In 1667, the name of the enterprise was changed to the Manufacture royale des Meubles de la Couronne.[23] The Gobelins were charged with all decoration needs of the palace, which was under the direction of Charles Le Brun. Charles Le Brun, contemporary portrait Charles Le Brun (February 24, 1619 - February 22, 1690) was a French painter and art theorist, one of the dominant artists in 17th century France. ...


One of the most costly elements in the furnishing of the Grands Appartements during the early years of the personal reign of Louis XIV was the silver furniture, which can be taken as a standard – with other criteria – for determining a plausible cost for Versailles. The Comptes meticulously list the expenditures on the silver furniture – disbursements to artists, final payments, delivery – as well as descriptions and weight of items purchased. Entries for 1681 and 1682 concerning the silver balustrade used in the Salon de Mercure serve as an example:

  • Year 1681

II. 5 In anticipation: For the silver balustrade for the king’s bedroom: 90,000 livres
II. 7 18 November to Sieur du Metz, 43,475 livres 5 sols for delivery to Sr. Lois et to Sr. de Villers for payment of 142,196 livres for the silver balustrade that they are making for the king’s bedroom and 404 livres for tax: 48,861 livres 5 sol.
II. 15 16 June 1681 – 23 January 1682 to Sr. Lois and Sr. de Villers silversmiths on account for the sliver balustrade that they are making for the king’s use (four payments): 88,457 livres 5 sols.
II. 111 25 March – 18 April to Sr. Lois et Sr. de Villers silversmiths who are working on a silver balustrade for the king, for continued work (two payments): 40,000 livres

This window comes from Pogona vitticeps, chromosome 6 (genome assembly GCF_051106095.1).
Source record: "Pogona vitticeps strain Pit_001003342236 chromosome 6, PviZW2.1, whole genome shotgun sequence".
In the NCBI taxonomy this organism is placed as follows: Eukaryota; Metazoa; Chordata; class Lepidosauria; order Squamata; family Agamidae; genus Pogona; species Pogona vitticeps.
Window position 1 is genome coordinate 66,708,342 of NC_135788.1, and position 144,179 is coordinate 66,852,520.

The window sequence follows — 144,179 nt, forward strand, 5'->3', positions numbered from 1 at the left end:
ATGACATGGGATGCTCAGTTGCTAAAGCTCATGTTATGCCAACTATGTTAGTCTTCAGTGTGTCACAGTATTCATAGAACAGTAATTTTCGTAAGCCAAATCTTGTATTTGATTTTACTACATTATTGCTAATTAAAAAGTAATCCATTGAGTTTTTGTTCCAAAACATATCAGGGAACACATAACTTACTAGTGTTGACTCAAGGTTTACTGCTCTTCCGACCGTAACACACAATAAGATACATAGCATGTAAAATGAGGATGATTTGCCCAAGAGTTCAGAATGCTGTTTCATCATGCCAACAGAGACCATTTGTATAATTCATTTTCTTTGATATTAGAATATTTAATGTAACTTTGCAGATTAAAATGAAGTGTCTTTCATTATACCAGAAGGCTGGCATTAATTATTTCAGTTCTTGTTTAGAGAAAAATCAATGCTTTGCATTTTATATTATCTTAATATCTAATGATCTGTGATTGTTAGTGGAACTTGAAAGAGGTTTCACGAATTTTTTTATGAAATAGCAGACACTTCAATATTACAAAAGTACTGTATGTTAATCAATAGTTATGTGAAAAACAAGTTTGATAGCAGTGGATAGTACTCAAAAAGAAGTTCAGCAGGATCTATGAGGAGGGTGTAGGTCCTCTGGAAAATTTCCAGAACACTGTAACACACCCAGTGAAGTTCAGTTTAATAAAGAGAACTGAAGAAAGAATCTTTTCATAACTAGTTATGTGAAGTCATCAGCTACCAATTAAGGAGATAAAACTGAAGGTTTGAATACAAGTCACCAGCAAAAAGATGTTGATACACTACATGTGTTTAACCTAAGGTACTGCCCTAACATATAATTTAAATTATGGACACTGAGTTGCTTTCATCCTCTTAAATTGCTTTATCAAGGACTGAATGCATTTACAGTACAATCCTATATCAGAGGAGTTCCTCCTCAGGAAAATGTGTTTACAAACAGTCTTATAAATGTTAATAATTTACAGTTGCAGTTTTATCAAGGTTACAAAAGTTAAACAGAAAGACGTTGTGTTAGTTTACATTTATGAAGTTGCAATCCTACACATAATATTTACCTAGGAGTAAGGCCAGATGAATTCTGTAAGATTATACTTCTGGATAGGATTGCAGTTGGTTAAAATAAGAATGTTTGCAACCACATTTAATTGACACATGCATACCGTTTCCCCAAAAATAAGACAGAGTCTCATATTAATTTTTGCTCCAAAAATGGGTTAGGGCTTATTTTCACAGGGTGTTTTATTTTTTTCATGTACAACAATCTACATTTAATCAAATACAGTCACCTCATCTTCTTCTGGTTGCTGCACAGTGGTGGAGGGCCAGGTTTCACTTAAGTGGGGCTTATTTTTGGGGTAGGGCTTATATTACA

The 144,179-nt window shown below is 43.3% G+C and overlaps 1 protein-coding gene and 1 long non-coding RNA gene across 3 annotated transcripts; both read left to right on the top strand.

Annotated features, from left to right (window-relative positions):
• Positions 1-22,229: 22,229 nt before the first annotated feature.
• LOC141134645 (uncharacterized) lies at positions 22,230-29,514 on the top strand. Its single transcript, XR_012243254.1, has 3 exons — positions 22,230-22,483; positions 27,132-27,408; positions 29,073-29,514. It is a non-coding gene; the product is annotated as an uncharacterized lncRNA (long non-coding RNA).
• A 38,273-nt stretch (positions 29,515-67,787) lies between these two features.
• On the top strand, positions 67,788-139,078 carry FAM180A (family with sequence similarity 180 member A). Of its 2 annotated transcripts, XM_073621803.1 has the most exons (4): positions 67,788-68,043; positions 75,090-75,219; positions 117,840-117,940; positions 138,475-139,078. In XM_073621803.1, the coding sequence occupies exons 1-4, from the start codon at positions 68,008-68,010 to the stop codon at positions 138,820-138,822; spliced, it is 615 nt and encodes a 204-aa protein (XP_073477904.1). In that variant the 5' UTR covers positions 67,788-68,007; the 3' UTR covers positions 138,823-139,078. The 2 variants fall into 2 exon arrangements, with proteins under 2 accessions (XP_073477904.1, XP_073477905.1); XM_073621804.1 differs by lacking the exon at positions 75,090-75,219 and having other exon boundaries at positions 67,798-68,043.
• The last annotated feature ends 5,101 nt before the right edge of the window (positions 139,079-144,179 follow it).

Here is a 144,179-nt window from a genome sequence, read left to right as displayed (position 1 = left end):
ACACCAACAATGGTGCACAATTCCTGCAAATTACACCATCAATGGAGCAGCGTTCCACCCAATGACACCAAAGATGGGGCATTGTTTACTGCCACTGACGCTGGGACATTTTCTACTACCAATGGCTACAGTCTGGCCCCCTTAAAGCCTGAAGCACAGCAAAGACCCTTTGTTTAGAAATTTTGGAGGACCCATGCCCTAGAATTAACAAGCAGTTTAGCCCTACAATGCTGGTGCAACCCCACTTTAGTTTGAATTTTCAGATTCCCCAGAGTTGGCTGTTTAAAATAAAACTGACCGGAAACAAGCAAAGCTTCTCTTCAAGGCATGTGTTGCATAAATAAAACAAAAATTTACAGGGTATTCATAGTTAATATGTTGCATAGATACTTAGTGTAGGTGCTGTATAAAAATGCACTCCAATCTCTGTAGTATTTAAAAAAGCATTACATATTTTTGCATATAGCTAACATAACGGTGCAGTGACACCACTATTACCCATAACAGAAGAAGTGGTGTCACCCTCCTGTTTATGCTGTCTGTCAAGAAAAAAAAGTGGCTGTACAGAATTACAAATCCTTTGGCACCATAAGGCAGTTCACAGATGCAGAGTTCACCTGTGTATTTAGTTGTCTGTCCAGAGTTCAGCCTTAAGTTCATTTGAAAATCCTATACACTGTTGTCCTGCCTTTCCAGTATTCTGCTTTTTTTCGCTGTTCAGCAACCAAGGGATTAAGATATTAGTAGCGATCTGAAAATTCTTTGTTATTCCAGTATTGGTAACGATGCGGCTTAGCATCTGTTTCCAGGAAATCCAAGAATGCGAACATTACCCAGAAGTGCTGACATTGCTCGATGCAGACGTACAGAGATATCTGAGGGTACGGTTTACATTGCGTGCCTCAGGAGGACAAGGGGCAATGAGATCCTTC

• Year 1682

II. 129 21 March to Sr. Jehannot de Bartillay 4,970 livres 12 sols for the delivery to Sr. Lois et de Villers sliversmiths for, with 136,457 livres 5 sol to one and 25,739 livres 10 sols to another, making the 38 balusters, 17 pilasters, the base and the cornice for the balustrade for the château of Versailles weighing 4,076 marc at the rate of 41 livres the marc[24] including 41 livres 2 sols for tax: 4,970 livres 12 sols.[25]


Accordingly, the silver balustrade, which contained in excess of one ton of silver, cost in excess of 560,000 livres. It is difficult – if not impossible – to give an accurate rate of exchange between 1682/82 and today.[26]However, Frances Buckland provides valuable information that provides an idea of the true cost of the expenditures at Versailles during the time of Louis XIV. In 1679, Mme de Maintenon stated that the cost of providing light and food for twelve people for one day amounted to slightly more than 14 livres.[27] In 1689, in order to defray the cost of the War of the League of Augsburg, Louis XIV, in December of that year, ordered all the silver furniture and all articles of silver at Versailles – this included chamber pots – to the mint to be melted.[28] The War of the Grand Alliance (also known as the War of the League of Augsburg, the War of the English Succession, and the Nine Years War) was a major war fought in Europe and America from 1688 to 1697, between France and the League of Augsburg (which, by 1689...